Exploration of the Red River of Louisiana, in the year 1852 / by Randolph B. Marcy ; assisted by George B. McClellan. Page: 99 of 368
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PROMINENT FEATURES OF RED RIVER.
PROMINENT FEATURES OF RED RIVER-FLOODS-CHAIN OF LAKES-CROSS-TIMBERS-ARABLE
LANDS-ESTABLISHMENT OF A MILITARY POST UPON RED RIVER
RECOMMENDED-ROUTE OF COMANCHES AND KIOWAYS IN PASSING TO MEICO-WAGON-ROUTE
FROM FORT BELKNAP TO SANTA FE-NAVIGATION OF RED RIVERERRONEOUS
OPINIONS IN REGARD TO RED RIVER-EXTENSIVE GYPSUM RANGE--EL
In a comprehensive review of the physical characteristics of the
particular section of Red river which is comprised within the limits of
the district assigned to the attention of the expedition, it will not
perhaps be considered irrelevant to make a few general observations
upon the more prominent features of the country bordering upon this
stream, from its confluence with the Mississippi to its sources. It will
be observed, by reference to a map of the country embracing the basin
of this river, that in ascending from the mouth, its general direction
as high as Fulton, Arkansas, is nearly north and south i that here it
suddenly changes its course and maintains a direction almost due east
and west to its sources. One of the first peculiarities which strikes the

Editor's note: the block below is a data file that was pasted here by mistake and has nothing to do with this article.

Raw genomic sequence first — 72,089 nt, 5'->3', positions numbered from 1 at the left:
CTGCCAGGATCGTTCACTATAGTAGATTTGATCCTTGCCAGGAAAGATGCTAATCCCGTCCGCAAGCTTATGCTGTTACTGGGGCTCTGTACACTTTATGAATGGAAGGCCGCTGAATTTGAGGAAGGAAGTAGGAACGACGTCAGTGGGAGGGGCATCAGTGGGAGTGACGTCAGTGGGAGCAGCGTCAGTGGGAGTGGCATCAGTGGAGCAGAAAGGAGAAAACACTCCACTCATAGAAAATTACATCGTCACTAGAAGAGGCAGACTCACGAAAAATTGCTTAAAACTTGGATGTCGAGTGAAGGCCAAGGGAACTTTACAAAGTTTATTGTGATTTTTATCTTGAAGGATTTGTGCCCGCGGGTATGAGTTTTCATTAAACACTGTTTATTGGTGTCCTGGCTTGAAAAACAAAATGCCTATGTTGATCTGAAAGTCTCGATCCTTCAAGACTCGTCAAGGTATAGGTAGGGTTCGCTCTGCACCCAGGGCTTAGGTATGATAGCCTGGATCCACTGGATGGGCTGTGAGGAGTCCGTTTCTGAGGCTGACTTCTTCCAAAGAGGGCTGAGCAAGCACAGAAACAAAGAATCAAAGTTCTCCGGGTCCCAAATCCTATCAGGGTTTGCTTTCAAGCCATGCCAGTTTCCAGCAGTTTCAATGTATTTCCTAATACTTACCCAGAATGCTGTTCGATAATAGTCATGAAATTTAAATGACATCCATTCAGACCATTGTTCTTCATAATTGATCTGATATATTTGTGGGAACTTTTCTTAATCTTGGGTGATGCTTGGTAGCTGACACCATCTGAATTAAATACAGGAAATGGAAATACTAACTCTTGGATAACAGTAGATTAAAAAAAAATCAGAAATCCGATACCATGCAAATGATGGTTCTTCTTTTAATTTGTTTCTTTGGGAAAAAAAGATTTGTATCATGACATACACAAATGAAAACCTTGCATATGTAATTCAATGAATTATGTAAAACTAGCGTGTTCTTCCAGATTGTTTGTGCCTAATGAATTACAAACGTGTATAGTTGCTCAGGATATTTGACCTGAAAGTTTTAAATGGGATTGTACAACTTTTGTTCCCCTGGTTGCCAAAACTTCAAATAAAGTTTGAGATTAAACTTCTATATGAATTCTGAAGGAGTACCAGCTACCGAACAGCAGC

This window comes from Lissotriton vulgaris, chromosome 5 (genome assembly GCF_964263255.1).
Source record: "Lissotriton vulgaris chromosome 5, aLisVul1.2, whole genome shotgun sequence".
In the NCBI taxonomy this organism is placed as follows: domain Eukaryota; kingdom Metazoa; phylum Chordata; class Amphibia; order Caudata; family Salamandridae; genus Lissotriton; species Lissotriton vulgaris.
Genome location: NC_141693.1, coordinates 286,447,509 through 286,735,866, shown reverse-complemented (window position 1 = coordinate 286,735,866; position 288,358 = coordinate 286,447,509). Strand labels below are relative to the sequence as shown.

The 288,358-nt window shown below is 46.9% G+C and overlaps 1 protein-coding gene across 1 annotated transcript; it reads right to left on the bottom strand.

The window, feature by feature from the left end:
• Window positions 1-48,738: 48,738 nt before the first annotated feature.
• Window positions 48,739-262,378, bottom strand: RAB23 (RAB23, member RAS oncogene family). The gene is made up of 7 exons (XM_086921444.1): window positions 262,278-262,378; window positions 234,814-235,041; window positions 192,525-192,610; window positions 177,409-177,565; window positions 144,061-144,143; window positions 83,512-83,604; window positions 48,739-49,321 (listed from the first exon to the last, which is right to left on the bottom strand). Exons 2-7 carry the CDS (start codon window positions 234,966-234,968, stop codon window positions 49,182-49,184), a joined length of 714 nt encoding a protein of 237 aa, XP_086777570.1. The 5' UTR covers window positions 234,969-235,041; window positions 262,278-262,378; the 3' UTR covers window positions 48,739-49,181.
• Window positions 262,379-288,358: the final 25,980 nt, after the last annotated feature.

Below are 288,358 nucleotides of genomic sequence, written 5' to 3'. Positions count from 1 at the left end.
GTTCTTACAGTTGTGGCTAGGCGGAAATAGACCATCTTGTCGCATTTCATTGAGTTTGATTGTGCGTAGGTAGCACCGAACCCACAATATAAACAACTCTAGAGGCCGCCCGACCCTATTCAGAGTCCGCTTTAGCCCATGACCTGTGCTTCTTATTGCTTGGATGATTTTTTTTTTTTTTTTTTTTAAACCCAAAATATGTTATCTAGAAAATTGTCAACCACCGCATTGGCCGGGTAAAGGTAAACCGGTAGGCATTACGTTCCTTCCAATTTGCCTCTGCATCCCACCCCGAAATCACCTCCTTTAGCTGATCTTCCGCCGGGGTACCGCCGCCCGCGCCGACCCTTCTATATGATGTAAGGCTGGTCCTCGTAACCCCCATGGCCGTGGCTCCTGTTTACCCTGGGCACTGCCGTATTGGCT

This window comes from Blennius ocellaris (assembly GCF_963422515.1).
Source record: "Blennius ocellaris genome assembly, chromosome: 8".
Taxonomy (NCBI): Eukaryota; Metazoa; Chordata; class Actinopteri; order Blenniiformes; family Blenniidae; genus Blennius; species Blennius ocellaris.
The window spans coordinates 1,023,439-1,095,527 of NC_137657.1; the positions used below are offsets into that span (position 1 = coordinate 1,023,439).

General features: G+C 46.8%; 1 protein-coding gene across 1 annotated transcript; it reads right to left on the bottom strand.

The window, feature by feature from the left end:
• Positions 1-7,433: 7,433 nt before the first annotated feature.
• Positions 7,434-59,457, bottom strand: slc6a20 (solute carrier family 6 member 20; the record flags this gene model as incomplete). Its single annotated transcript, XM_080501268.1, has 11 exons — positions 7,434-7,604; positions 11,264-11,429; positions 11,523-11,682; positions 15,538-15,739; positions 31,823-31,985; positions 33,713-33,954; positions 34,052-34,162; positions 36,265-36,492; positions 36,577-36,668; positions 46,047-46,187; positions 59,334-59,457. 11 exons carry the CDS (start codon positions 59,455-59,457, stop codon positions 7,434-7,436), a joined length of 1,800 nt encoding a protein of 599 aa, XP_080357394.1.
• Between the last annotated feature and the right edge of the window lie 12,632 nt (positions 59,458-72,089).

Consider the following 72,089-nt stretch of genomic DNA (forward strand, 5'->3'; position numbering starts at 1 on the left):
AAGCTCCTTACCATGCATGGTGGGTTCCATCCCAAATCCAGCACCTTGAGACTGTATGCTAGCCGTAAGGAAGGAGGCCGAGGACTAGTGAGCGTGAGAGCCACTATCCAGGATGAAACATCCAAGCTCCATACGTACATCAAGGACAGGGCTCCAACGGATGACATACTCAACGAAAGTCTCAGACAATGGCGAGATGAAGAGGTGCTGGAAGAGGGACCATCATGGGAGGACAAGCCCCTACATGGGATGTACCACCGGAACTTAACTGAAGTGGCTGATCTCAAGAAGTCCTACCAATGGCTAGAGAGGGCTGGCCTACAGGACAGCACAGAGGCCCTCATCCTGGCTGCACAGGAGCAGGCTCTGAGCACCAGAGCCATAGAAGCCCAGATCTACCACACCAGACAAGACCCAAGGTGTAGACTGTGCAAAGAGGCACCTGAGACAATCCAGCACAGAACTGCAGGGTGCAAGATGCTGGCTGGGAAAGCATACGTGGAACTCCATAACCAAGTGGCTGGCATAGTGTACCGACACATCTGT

mind on a survey of the topography of this extensive district of country,
is the general uniformity of its surface: with the exception of the
Witchita range no extensive chains of lofty mountains diversify the perspective,
and but few elevated hills rise up to relieve the monotony of
the prospect. Another distinguishing feature of this river is, that the
country on its upper waters differs in every respect from that in the
vicinity of its mouth. The valley is found to comprise two great geographical
sections, each having physical characteristics entirely distinct
from the other. The main branch of the river from the point where
it debouches out of the Staked Plain, flows through an arid prairie
country almost entirely destitute of trees, over a broad bed of light
and shifting sands, for a distance, measured upon its sinuosities, of some
five hundred miles. This country for the most part is subject to periodical
seasons of drought, which preclude the possibility of cultivation
except by means of artificial irrigation. It then enters a country covered
with forest-trees of gigantic dimensions, growing upon an alluvial soil
of the most pre-eminent fertility, which sustains a very diversified sylva,
and affords to the planter the most bountiful returns of all the products
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Marcy, Randolph Barnes. Exploration of the Red River of Louisiana, in the year 1852 / by Randolph B. Marcy ; assisted by George B. McClellan., book, 1854; Washington, DC. (texashistory.unt.edu/ark:/67531/metapth6105/m1/99/: accessed April 23, 2018), University of North Texas Libraries, The Portal to Texas History, texashistory.unt.edu; .